Commenting further on Mrs. Pretty´s case, Archbishop Smith declared: “The right to life cannot, without a distortion of language, be interpreted as conferring the diametrically opposite right, namely a right to die. Nor can it create a right to self-determination in the sense of conferring on an individual the entitlement to choose death rather than life.”
Archbishop Smith was given leave to make a written submission in the case, and he outlined a number of moral principles for the European Court of Human Rights.
Life is a gift of God “to be revered and cherished,” he wrote. “To direct one´s actions towards the extinction of the suffering person, oneself or another, is a false mercy.” Suicide and euthanasia are inconsistent “both with love of God and with the love of self,” the archbishop continued.
The submission does note that suffering may greatly diminish the responsibility of individuals, and it stresses the need for compassion and adequate palliative care. But the archbishop warned about the false argument that life is not worth living or “lacks all dignity.”
“Such thoughts, and choices and actions based upon them — however understandable in those confronted by the reality of suffering, disability, and dying and however worthy of compassion — are all incompatible with the equality of every human person in dignity,” stated Archbishop Smith.
The submission refers to a number of studies that point up the dangers of allowing assisted suicide. Among these is the 1994 study by the New York State Task Force on Life and the Law: “When Death is Sought: Assisted Suicide and Euthanasia in the Medical Context.”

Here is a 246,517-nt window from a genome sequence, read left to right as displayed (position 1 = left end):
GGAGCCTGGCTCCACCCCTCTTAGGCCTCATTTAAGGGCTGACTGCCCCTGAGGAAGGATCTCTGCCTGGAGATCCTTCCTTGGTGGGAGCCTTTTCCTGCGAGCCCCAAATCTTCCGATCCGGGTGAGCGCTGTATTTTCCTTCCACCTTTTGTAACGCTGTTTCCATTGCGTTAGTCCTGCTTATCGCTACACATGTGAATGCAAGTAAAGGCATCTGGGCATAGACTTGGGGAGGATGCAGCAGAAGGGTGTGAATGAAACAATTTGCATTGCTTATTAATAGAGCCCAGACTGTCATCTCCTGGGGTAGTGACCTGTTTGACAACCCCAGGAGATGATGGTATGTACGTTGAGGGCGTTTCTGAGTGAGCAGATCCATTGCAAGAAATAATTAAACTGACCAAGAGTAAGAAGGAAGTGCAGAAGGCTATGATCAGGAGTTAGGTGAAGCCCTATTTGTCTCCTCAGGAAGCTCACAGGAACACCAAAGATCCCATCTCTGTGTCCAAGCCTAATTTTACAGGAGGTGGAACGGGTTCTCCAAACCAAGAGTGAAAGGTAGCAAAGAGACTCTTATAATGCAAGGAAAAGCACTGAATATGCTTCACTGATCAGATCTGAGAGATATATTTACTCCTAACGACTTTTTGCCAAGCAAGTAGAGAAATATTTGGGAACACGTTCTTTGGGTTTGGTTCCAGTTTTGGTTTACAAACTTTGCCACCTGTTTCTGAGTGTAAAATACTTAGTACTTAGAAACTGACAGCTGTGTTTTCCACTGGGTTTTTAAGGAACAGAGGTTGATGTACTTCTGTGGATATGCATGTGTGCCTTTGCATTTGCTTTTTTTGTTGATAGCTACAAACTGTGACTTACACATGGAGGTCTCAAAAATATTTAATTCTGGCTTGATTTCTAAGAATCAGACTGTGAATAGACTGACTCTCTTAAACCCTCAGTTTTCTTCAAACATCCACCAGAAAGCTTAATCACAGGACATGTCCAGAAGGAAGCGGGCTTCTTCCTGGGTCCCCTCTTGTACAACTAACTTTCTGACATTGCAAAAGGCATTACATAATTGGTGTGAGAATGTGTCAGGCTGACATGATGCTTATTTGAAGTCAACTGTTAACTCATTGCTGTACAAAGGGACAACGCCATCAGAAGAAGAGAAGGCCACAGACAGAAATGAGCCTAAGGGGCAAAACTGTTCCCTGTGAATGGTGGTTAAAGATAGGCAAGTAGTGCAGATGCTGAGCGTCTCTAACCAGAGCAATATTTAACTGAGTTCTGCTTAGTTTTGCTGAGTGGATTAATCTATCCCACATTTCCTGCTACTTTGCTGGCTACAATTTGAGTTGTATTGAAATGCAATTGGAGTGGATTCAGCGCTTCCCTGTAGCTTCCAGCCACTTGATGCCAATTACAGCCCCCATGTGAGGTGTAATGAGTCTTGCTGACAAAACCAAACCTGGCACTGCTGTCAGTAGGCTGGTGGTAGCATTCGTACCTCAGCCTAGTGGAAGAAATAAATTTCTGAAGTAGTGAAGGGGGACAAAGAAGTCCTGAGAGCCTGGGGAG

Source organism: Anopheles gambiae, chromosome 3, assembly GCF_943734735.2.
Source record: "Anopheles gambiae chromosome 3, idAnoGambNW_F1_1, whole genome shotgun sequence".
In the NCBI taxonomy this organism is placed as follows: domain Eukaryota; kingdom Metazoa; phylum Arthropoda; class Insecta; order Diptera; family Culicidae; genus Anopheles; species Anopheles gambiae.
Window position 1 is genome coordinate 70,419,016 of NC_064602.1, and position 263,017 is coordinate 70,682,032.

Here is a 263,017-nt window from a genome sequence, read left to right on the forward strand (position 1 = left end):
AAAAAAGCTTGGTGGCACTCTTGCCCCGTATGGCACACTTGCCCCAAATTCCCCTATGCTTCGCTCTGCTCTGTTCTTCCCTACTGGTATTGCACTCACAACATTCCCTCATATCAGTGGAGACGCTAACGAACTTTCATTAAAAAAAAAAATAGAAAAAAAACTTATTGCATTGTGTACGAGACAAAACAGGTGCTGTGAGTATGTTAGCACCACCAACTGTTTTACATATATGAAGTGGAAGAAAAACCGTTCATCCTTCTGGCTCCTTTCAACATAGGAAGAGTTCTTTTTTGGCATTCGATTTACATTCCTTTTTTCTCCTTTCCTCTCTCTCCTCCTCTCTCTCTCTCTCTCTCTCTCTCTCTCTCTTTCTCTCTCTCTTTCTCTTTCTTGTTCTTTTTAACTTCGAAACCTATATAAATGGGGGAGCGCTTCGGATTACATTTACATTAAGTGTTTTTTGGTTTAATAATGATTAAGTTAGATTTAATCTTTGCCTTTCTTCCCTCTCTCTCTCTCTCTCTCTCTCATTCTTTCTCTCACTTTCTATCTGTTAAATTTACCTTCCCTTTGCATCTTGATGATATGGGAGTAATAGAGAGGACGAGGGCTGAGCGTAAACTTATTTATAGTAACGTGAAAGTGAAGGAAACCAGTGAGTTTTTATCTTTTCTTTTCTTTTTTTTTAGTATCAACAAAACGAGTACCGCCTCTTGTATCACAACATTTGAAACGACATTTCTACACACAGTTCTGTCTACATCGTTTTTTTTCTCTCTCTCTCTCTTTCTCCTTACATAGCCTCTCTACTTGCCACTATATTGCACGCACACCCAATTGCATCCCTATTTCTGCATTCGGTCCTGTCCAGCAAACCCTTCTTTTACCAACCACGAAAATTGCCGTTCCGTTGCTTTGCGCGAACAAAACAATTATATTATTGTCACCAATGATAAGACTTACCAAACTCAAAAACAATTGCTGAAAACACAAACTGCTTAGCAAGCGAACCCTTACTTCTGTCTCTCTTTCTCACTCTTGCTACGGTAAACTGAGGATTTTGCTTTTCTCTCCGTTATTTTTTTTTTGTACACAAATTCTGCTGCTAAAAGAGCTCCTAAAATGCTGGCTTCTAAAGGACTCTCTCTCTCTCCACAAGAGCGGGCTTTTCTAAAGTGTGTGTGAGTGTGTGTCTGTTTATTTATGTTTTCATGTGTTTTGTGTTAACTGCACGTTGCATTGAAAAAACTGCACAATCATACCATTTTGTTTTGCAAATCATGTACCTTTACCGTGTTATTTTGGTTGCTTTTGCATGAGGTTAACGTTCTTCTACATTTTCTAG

The report observes that those who attempt suicide often suffer from depression or other disorders. Moreover, among the terminally ill, uncontrolled pain may contribute to depression. Archbishop Smith noted that the report concluded that the legalizing of any form of assisted suicide or euthanasia “would be a mistake and disaster of historic proportions, with catastrophic consequences for the vulnerable and an intolerable corruption of the medical profession.”
The submission also pointed to “compelling evidence to suggest that, once some ´limited´ form of euthanasia or assisted suicide is permitted under law … it is virtually impossible to confine its practice within the necessary limits to protect the vulnerable.”
The Dutch experience bears out this fear, noted Archbishop Smith. The Netherlands´ own study of deaths in 1990 shows that alongside 2,300 cases of voluntary euthanasia and 400 of assisted suicide, there were more than 1,000 cases of euthanasia without an explicit request and a further 4,941 of administration of a lethal overdose of morphine without the patient´s explicit consent.
In his March 23 speech to the World Organization of Gastroenterology, Pope John Paul II called upon doctors to show respect for sick people, especially those suffering from terminal illnesses. He also warned against considering the concept of health merely as psycho-physical balance. “Such a vision of health disregards the spiritual dimensions of the human person and would end by harming his true good,” observed the Pope.
Doctors must try to provide people an adequate treatment, forgetting neither spiritual values nor the limits of medicine, he said. As for steps taken to prolong a patient´s life, John Paul II stated that “an exasperated and overzealous treatment, even if done with the best of intentions, would definitely be shown to be, not just useless, but lacking in respect for the sick person who is already in a terminal condition.” In other words, respect for God´s gift of life doesn´t mean imposing useless suffering on the sick and dying.